Liberation theology founder praises Vatican's 'new climate'

Liberation theology founder praises Vatican's 'new climate'

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VATICAN CITY (AP) — The father of liberation theology, once criticized by the Vatican for its Marxist undercurrents, praised the "new climate" at the Vatican under Pope Francis that has focused the church's attention on social justice and serving the poor.

Peruvian theologian the Rev. Gustavo Gutierrez made his first appearance at an official Vatican press conference Tuesday. It was a historic moment given that the Vatican spent much of the past few decades cracking down on the Marxist excesses of liberation theology, a Latin American-inspired theology advocating for the poor, and disciplining some of its most vocal supporters.

Gutierrez, who himself was never disciplined, said the upcoming beatification of Salvadoran Archbishop Oscar Romero, a hero to the movement, signaled that "the wall has fallen."

Some versions of liberation theology are at variance with church teachings because they view Christ as a mere social liberator. The Vatican objected to liberation theology's basis in Marxist analysis of society — particularly the idea of class struggle in the promotion of social, political and economic justice for the poor.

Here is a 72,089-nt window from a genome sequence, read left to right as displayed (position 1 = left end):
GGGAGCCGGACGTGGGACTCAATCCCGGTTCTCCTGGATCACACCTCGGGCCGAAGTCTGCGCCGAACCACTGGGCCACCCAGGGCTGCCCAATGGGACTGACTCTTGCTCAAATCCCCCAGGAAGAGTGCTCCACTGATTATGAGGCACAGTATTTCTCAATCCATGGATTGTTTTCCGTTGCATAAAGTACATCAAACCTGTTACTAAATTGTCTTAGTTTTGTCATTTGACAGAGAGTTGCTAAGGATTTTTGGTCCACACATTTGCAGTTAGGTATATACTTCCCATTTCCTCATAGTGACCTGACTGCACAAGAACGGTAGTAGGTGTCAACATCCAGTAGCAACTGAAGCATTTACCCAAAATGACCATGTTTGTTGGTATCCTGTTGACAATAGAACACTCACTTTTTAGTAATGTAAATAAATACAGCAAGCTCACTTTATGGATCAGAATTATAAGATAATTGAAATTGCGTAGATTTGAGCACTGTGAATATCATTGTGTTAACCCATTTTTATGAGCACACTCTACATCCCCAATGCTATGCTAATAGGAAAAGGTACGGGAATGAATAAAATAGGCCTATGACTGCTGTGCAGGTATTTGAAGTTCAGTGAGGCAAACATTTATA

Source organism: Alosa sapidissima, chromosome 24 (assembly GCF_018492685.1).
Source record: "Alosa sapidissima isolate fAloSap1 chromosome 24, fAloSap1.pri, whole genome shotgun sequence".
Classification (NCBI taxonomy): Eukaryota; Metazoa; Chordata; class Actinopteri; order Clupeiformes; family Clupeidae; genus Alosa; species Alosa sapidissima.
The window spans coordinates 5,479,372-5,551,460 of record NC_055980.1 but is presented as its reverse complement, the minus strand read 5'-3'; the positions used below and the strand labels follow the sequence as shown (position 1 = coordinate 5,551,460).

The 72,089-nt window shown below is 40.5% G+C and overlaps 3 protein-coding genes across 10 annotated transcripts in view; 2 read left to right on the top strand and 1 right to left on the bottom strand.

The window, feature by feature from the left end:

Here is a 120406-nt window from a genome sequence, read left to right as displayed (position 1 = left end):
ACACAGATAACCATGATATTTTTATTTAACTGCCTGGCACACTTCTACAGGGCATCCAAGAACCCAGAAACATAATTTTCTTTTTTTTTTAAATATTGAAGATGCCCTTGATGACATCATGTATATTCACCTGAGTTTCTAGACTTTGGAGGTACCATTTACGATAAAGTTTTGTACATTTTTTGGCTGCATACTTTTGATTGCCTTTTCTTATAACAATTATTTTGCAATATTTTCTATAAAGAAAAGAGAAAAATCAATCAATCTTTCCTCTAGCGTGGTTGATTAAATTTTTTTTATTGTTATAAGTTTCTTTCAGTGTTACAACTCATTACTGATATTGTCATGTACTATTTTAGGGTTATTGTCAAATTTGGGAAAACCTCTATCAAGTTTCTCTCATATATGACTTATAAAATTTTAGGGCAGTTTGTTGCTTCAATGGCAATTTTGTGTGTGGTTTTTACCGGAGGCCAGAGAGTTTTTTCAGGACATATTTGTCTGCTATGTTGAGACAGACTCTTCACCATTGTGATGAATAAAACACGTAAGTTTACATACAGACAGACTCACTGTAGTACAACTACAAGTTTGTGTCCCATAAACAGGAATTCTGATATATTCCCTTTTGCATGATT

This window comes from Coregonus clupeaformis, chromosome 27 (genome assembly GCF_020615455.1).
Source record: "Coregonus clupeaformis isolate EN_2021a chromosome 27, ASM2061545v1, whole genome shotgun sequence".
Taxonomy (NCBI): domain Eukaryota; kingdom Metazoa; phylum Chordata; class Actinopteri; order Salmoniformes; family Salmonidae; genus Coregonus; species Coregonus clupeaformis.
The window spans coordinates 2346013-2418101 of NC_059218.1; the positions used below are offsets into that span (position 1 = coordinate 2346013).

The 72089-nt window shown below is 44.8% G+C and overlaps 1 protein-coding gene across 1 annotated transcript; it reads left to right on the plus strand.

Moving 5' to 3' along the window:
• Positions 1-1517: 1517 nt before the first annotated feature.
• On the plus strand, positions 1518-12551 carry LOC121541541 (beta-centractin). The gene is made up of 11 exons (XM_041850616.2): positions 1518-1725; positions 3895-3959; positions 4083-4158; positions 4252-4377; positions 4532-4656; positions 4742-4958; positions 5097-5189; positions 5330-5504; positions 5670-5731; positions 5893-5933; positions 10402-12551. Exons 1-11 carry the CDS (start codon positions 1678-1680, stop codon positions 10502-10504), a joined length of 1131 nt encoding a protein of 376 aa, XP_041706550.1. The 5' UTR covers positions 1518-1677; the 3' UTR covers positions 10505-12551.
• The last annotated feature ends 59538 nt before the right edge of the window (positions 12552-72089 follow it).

In remarks to journalists, Gutierrez stressed that the liberation theology as a whole was never condemned. But he acknowledged that the Holy See had engaged in "very critical dialogue" with its proponents and that there were "difficult moments."

"I'm happy to be here," he said wryly.

Even before the appearance, liberation theology was undergoing something of a rehabilitation under the first Latin American pope, with Gutierrez appearing at a book launch at a Vatican auditorium last year.

"I think in this moment, the climate surrounding this theology is different. That is true," Gutierrez said. But he said the rehabilitation of the theology wasn't as important as Francis' call to put the Gospel into action showing a preferential option for the poor.

"Talking about the poor, talking about the peripheries, saying we have to go forward: This is what's important," he said.


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